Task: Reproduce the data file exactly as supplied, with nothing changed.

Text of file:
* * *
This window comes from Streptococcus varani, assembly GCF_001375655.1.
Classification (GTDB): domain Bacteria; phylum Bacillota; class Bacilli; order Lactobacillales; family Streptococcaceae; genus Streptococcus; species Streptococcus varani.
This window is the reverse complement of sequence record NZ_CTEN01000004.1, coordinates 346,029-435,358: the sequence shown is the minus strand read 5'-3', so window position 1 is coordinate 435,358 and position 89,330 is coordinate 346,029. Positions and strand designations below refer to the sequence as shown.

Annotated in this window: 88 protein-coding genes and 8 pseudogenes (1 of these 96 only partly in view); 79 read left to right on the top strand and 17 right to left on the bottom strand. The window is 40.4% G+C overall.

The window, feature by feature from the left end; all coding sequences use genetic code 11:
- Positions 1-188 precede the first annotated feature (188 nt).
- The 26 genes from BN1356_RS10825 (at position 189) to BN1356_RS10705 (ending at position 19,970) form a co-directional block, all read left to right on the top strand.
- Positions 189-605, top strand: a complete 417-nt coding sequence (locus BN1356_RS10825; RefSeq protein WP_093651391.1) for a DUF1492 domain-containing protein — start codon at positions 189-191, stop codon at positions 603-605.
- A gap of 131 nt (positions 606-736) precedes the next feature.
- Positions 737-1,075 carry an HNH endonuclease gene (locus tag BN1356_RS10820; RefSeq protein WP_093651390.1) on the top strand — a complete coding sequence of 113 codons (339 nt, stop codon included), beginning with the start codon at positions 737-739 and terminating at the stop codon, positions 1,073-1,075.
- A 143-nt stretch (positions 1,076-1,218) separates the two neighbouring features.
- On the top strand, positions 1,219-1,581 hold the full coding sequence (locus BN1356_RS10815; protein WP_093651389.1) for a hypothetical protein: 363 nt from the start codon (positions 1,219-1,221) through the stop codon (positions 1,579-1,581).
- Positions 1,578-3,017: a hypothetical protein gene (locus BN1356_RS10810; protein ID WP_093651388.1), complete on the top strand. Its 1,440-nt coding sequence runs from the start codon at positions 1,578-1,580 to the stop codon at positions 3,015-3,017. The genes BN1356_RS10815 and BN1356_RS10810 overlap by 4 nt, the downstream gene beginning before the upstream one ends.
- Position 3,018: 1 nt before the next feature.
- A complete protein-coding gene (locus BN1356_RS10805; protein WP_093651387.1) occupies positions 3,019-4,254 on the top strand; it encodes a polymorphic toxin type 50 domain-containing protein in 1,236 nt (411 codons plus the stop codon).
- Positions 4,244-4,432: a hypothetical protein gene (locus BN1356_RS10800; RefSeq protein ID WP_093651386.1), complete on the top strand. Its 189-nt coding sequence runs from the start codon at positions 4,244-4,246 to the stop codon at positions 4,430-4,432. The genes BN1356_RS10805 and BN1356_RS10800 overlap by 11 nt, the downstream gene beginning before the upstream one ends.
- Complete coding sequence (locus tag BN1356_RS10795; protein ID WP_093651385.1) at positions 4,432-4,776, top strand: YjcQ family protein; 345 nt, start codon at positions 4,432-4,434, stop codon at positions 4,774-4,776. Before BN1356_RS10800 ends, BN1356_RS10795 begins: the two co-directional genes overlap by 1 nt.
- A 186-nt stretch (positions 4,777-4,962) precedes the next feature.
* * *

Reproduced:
This window comes from Streptococcus varani, assembly GCF_001375655.1.
Classification (GTDB): domain Bacteria; phylum Bacillota; class Bacilli; order Lactobacillales; family Streptococcaceae; genus Streptococcus; species Streptococcus varani.
This window is the reverse complement of sequence record NZ_CTEN01000004.1, coordinates 346,029-435,358: the sequence shown is the minus strand read 5'-3', so window position 1 is coordinate 435,358 and position 89,330 is coordinate 346,029. Positions and strand designations below refer to the sequence as shown.

Annotated in this window: 88 protein-coding genes and 8 pseudogenes (1 of these 96 only partly in view); 79 read left to right on the top strand and 17 right to left on the bottom strand. The window is 40.4% G+C overall.

The window, feature by feature from the left end; all coding sequences use genetic code 11:
- Positions 1-188 precede the first annotated feature (188 nt).
- The 26 genes from BN1356_RS10825 (at position 189) to BN1356_RS10705 (ending at position 19,970) form a co-directional block, all read left to right on the top strand.
- Positions 189-605, top strand: a complete 417-nt coding sequence (locus BN1356_RS10825; RefSeq protein WP_093651391.1) for a DUF1492 domain-containing protein — start codon at positions 189-191, stop codon at positions 603-605.
- A gap of 131 nt (positions 606-736) precedes the next feature.
- Positions 737-1,075 carry an HNH endonuclease gene (locus tag BN1356_RS10820; RefSeq protein WP_093651390.1) on the top strand — a complete coding sequence of 113 codons (339 nt, stop codon included), beginning with the start codon at positions 737-739 and terminating at the stop codon, positions 1,073-1,075.
- A 143-nt stretch (positions 1,076-1,218) separates the two neighbouring features.
- On the top strand, positions 1,219-1,581 hold the full coding sequence (locus BN1356_RS10815; protein WP_093651389.1) for a hypothetical protein: 363 nt from the start codon (positions 1,219-1,221) through the stop codon (positions 1,579-1,581).
- Positions 1,578-3,017: a hypothetical protein gene (locus BN1356_RS10810; protein ID WP_093651388.1), complete on the top strand. Its 1,440-nt coding sequence runs from the start codon at positions 1,578-1,580 to the stop codon at positions 3,015-3,017. The genes BN1356_RS10815 and BN1356_RS10810 overlap by 4 nt, the downstream gene beginning before the upstream one ends.
- Position 3,018: 1 nt before the next feature.
- A complete protein-coding gene (locus BN1356_RS10805; protein WP_093651387.1) occupies positions 3,019-4,254 on the top strand; it encodes a polymorphic toxin type 50 domain-containing protein in 1,236 nt (411 codons plus the stop codon).
- Positions 4,244-4,432: a hypothetical protein gene (locus BN1356_RS10800; RefSeq protein ID WP_093651386.1), complete on the top strand. Its 189-nt coding sequence runs from the start codon at positions 4,244-4,246 to the stop codon at positions 4,430-4,432. The genes BN1356_RS10805 and BN1356_RS10800 overlap by 11 nt, the downstream gene beginning before the upstream one ends.
- Complete coding sequence (locus tag BN1356_RS10795; protein ID WP_093651385.1) at positions 4,432-4,776, top strand: YjcQ family protein; 345 nt, start codon at positions 4,432-4,434, stop codon at positions 4,774-4,776. Before BN1356_RS10800 ends, BN1356_RS10795 begins: the two co-directional genes overlap by 1 nt.
- A 186-nt stretch (positions 4,777-4,962) precedes the next feature.